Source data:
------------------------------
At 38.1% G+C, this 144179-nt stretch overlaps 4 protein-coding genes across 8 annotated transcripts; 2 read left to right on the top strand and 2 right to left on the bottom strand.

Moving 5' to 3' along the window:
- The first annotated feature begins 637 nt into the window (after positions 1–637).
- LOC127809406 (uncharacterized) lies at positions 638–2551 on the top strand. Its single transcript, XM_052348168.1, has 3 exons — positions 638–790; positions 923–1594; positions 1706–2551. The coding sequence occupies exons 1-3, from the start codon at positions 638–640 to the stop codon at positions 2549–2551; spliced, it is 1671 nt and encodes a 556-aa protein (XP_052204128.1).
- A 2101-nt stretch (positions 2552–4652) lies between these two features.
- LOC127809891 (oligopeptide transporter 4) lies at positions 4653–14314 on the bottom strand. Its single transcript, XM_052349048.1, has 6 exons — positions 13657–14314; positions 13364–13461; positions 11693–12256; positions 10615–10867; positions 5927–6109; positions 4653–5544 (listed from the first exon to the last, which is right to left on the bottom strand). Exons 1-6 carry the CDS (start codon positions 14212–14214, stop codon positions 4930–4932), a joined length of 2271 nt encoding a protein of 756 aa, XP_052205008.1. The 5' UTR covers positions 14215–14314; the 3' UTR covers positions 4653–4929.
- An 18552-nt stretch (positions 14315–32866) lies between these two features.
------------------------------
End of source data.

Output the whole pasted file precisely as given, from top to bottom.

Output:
At 38.1% G+C, this 144179-nt stretch overlaps 4 protein-coding genes across 8 annotated transcripts; 2 read left to right on the top strand and 2 right to left on the bottom strand.

Moving 5' to 3' along the window:
- The first annotated feature begins 637 nt into the window (after positions 1–637).
- LOC127809406 (uncharacterized) lies at positions 638–2551 on the top strand. Its single transcript, XM_052348168.1, has 3 exons — positions 638–790; positions 923–1594; positions 1706–2551. The coding sequence occupies exons 1-3, from the start codon at positions 638–640 to the stop codon at positions 2549–2551; spliced, it is 1671 nt and encodes a 556-aa protein (XP_052204128.1).
- A 2101-nt stretch (positions 2552–4652) lies between these two features.
- LOC127809891 (oligopeptide transporter 4) lies at positions 4653–14314 on the bottom strand. Its single transcript, XM_052349048.1, has 6 exons — positions 13657–14314; positions 13364–13461; positions 11693–12256; positions 10615–10867; positions 5927–6109; positions 4653–5544 (listed from the first exon to the last, which is right to left on the bottom strand). Exons 1-6 carry the CDS (start codon positions 14212–14214, stop codon positions 4930–4932), a joined length of 2271 nt encoding a protein of 756 aa, XP_052205008.1. The 5' UTR covers positions 14215–14314; the 3' UTR covers positions 4653–4929.
- An 18552-nt stretch (positions 14315–32866) lies between these two features.